You can listen to a podcast of this class at https://www.spreaker.com/user/youngfaithradio/class10
Class 10 – Review of Our Purpose, Models of History, Overview of Part II
A. Review of Our Purpose
Why is our class called “Orthodox Survival Course”? The reason is that, to survive in your situation, you must understand it, understand why things around you came to be the way they are, and therefore how to think about them and respond to them. We all have a lot of “data” coming our way – there is no shortage of “data.” What most Orthodox people lack is the right lens to view this data, the right framework or background in which to see it, the right model of reality within which one can understand it. This lens or model or framework is what we are calling our “Orthodox Worldview.”
An integral part of learning this worldview is learning an Orthodox philosophy of history, not simply the “data” of history – though one must have that, of course – but a unifying understanding of history, a comprehensive explanation that fits all of the pieces of the puzzle together in an Orthodox way.
In Lecture 1 of his “Survival Course,” Fr. Seraphim (Rose) points out that the Orthodox explanation of the world is the only philosophy that is not “sectarian.” Even if there are very few real Orthodox, they are not sectarians, because what makes a faith or philosophy truly universal, truly catholic in the original meaning of the word, is that it does not take a little piece of truth and reduce everything to that, and limit the understanding to a little clique of people “in the know,” but rather it embraces all of reality and gives it the right meaning, which is the same meaning for everyone.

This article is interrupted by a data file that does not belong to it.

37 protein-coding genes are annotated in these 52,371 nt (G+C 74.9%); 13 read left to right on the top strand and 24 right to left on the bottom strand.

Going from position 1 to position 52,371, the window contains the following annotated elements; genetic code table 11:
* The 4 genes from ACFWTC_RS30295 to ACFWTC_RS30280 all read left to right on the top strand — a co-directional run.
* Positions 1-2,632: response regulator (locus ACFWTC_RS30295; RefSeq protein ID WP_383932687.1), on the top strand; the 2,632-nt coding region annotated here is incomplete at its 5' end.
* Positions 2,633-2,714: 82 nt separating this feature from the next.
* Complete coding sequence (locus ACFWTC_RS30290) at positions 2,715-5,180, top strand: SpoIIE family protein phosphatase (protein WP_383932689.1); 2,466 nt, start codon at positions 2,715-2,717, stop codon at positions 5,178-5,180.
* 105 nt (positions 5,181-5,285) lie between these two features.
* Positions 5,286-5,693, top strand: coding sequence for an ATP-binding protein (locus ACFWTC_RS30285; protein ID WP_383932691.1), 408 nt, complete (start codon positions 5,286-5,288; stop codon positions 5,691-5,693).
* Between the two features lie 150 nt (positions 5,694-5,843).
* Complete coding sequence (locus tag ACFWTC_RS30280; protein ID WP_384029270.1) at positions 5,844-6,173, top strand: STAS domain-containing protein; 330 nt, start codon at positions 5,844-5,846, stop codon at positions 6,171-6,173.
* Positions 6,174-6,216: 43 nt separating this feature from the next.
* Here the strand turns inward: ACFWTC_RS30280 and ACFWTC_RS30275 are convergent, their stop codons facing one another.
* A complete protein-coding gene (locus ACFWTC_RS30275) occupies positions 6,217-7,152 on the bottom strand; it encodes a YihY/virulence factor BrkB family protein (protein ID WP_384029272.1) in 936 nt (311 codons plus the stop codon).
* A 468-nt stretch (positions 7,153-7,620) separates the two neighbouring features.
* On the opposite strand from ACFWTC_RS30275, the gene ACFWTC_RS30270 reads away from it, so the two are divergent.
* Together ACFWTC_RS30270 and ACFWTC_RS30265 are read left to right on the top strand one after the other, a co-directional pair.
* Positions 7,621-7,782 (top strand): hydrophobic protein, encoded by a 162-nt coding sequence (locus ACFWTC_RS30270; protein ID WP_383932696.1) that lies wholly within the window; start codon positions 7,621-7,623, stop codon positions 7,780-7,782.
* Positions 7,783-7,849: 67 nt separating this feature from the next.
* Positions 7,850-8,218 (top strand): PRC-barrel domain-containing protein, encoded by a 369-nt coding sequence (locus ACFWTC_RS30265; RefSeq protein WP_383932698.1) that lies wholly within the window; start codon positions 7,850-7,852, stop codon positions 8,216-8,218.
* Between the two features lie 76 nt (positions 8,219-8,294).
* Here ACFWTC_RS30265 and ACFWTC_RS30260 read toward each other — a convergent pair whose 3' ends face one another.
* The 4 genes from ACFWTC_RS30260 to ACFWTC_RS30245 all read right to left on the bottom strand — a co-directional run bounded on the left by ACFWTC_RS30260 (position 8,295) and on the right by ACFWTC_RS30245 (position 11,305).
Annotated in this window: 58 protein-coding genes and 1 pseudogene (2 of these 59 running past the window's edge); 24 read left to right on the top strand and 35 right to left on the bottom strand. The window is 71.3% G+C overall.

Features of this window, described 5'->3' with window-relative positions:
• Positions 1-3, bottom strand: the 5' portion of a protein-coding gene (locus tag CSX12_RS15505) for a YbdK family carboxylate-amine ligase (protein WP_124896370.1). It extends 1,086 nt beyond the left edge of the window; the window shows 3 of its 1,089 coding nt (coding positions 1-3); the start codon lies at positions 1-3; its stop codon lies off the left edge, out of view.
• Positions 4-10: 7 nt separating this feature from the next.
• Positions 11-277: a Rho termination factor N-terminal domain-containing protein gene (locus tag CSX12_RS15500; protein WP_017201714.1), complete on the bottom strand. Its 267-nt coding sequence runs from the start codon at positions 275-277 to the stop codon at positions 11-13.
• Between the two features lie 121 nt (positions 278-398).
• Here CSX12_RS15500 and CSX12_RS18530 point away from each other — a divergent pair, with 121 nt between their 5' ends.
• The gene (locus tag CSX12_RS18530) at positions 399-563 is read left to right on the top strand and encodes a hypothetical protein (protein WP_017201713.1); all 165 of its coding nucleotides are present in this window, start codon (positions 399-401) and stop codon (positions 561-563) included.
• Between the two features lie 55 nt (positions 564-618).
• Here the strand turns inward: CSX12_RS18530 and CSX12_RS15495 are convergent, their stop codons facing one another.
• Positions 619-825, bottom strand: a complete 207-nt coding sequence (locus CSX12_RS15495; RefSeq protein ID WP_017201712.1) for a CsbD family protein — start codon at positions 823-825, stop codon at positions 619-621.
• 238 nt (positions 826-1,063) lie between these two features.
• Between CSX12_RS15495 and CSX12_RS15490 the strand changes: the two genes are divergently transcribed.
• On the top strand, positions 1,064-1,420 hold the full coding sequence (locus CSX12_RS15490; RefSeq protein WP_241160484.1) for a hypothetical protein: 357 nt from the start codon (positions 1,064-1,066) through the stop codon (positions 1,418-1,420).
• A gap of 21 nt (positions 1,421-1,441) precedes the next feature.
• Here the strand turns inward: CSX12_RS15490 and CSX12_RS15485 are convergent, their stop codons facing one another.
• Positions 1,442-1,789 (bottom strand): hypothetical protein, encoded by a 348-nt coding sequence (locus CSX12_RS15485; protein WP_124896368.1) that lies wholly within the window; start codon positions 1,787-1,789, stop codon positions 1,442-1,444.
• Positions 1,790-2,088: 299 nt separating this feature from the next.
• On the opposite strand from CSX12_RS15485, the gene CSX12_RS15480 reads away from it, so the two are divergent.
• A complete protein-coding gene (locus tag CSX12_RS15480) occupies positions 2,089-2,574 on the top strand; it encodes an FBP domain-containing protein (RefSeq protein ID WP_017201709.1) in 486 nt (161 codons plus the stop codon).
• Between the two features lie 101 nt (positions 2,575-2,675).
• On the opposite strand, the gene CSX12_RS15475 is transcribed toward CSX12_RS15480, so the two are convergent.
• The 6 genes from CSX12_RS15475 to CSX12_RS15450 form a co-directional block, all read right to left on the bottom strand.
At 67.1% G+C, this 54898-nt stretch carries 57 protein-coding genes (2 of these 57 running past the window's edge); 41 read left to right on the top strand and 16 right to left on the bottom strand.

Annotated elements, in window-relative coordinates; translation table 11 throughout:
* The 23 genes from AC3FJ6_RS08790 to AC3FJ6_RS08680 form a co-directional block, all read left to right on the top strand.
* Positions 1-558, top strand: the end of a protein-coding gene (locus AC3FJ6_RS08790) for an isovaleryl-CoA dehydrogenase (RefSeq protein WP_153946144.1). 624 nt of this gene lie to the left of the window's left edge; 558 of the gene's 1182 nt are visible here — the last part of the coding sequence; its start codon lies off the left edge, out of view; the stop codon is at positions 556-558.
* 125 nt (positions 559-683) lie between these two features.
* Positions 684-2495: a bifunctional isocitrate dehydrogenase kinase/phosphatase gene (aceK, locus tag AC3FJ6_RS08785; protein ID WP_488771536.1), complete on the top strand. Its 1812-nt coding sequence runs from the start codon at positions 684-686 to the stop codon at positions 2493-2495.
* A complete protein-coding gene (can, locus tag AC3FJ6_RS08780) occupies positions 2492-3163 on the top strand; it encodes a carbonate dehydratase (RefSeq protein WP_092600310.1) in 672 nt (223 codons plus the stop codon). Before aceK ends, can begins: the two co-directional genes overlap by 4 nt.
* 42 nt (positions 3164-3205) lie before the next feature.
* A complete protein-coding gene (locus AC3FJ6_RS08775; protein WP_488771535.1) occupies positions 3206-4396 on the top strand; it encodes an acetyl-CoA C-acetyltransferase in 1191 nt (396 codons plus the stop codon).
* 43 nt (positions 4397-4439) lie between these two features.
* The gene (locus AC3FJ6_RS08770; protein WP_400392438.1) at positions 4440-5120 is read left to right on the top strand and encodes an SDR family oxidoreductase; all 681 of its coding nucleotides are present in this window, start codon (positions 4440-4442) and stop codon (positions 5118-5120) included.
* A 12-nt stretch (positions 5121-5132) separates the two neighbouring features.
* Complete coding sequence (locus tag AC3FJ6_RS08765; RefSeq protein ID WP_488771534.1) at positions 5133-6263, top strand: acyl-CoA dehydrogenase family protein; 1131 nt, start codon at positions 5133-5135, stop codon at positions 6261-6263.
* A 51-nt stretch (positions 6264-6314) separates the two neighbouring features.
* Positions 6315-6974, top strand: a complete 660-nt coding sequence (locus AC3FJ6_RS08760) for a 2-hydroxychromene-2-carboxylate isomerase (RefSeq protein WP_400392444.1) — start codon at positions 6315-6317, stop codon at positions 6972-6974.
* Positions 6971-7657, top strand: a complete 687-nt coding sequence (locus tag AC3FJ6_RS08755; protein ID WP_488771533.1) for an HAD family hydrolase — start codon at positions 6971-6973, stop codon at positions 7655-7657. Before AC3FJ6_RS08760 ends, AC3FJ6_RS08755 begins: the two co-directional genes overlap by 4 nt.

Today we have a tiny elite who are “in the know” and impose a false reality on everyone through the giant brainwashing machine of the media and educational complex, and even though it is the “mainstream” view of reality, it is still “sectarian” in that it is reductionistic and its “true meaning” is really only known by the power elite. Then there are many, less powerful, but still powerful competing sectarian philosophies, religions, groups, etc., but, again, they all take a fragment of reality and then build a whole system based on that. The papists build their system on the pope, each Protestant sect on its preacher’s interpretation of the Bible, the Mormons on the Book of Mormon, the Jews on the Talmud, the Mohammedans on the Koran, etc. The numbers of people who believe in this or that worldview is not essential to evaluating its worth; what is essential is how much of the truth the worldview comprehends.